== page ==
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The 3.8-mile Guia circuit at Macau is a street circuit with a combination of fast straights and tight corners. Essentially a track of two halves, Macau is made up of wide open fast straights, before turning right at Lisboa Corner where it is followed by a highly technical and narrow sequence of bends and corners that all interlink to each other. It is the only circuit that motorbikes race on that is entirely lined by Armco barrier and, from the Lisboa Corner to Melco Hairpin, is likened by many to ‘threading the eye of the needle’.
In some places, the circuit is only seven metres wide but perhaps its most unique feature is that it has a variation in altitude of some 30 metres. It is also highly unique in the fact that unlike other regular racing tracks in the world, the layout hasn’t been modified since its first event in 1954. The only changes have come in the relocation of the pits and paddock complex to its present location since 1993 whilst the scenery has also changed dramatically as more and more buildings, particularly casinos (Macau is described as the Las Vegas of the East), have been built thus ensuring a thriving economy.
The Lisboa Bend is the most famous spot of excitement as it offers the only possible overtaking opportunity at the end of the main straight, especially on the opening lap. After that it is essentially follow my leader through the hills until the Melco Hairpin where other late braking attempts can be made although the tightness of this corner – a 90-degree right turn – makes this precarious.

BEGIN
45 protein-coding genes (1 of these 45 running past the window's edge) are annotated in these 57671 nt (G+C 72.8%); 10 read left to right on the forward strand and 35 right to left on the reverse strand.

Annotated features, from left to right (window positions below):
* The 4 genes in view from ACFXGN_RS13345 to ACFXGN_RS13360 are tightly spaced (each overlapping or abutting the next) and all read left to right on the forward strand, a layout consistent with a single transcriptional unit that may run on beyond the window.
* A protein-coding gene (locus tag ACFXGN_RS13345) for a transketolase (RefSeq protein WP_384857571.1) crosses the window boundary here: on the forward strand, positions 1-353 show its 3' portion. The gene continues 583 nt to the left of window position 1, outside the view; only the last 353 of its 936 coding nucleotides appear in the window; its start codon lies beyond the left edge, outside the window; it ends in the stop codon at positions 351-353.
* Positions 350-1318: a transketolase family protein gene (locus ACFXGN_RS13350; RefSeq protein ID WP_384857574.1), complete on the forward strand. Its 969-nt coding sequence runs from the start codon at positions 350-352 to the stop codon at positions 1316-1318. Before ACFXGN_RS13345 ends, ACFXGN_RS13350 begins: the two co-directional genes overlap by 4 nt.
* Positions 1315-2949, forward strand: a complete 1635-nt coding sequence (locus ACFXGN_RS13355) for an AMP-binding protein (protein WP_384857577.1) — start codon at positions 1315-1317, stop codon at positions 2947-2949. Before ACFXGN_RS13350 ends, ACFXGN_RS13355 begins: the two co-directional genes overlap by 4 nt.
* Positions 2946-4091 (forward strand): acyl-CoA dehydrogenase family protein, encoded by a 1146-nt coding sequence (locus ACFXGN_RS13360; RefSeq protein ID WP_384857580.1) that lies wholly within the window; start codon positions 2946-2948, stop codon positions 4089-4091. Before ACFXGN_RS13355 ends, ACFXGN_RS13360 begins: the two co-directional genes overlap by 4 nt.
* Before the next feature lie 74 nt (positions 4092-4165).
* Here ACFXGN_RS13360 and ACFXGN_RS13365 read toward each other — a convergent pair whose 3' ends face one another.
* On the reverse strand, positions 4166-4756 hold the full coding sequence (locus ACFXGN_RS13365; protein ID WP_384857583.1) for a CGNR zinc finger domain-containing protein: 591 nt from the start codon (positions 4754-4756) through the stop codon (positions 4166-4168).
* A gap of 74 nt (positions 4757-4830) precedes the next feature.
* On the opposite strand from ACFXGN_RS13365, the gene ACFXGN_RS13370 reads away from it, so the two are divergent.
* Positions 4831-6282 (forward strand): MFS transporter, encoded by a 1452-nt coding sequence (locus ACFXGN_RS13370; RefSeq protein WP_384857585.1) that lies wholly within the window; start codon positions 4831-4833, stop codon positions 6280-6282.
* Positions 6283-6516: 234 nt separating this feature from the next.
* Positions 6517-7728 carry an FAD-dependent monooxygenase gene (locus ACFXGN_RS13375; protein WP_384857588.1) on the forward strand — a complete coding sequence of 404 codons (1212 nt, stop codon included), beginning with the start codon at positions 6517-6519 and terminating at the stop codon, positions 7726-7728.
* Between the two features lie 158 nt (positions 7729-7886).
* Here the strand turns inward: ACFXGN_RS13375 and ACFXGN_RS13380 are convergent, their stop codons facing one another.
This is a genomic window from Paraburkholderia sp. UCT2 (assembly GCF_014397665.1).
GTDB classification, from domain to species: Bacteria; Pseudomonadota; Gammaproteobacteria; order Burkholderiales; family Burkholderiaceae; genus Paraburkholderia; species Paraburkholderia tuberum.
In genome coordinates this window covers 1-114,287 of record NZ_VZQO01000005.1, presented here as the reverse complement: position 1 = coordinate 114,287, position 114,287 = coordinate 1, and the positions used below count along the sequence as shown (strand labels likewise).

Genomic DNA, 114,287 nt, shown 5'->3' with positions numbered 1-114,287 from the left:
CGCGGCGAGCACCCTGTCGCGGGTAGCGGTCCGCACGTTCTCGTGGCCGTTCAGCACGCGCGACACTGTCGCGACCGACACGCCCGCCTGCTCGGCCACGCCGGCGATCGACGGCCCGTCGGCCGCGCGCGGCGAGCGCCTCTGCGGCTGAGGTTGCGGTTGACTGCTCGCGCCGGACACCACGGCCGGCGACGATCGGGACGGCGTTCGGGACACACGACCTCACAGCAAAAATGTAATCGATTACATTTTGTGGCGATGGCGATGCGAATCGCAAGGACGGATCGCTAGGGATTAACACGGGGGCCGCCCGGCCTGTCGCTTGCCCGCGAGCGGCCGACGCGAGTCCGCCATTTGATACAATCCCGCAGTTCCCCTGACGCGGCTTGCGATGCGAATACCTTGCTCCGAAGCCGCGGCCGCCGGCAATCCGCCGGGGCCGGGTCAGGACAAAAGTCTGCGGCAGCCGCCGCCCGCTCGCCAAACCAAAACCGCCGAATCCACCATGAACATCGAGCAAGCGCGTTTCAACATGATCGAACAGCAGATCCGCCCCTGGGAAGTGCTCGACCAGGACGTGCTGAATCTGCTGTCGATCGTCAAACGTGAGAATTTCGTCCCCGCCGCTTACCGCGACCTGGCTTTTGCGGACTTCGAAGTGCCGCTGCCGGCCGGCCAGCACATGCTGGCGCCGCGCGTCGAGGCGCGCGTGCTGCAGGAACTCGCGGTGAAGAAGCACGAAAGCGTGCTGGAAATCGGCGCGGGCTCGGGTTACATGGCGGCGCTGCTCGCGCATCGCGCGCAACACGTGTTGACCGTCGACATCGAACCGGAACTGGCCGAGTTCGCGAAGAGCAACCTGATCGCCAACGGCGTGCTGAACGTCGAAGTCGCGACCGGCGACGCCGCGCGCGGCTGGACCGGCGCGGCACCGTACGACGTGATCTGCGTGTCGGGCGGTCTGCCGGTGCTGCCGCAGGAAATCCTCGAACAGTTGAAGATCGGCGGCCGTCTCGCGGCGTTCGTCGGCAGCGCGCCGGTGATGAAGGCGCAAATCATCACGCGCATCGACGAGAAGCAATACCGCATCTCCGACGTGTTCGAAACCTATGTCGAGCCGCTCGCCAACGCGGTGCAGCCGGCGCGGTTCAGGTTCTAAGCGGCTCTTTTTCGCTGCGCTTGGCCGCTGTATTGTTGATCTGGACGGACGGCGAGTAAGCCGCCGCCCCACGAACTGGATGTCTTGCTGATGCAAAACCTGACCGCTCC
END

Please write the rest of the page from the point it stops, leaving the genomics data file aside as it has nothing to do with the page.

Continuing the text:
For motorbikes, the most fearsome corner is the 170mph Mandarin corner, the first right hander after the start and finish. Named after the hotel adjacent to the corner, with no run-off and just solid Armco barrier on the outside it’s not for the feint hearted.
Over the years, the corners have become known around the world and after turning right at Lisboa, riders climb up San Francisco before negotiating the Maternity Bend and on through the Solitude Esses. With the course constantly twisting and turning, one way and then the next, only once the riders reach the Melco Hairpin can they relax a little. Once round Melco, the course widens and opens up significantly as they take the right handers of Dona Maria, Fisherman’s and R Bend before flashing back across the start and finish.
There are two major grandstands around the circuit for spectators to watch live racing – the main grandstand along the pit straight and the other one at the Lisboa Bend. Aside from that, spectator viewing is incredibly limited although, of course, locals know where to find all the little nooks and crannies.
The current lap record, set in 2010, is held by Stuart Easton who lapped at 2m23.616s, 95.32mph.
That’s everything you need to know about one of the trickiest circuits on the map, now it’s time to check out the riders who have done it themselves…
It’s quiz time!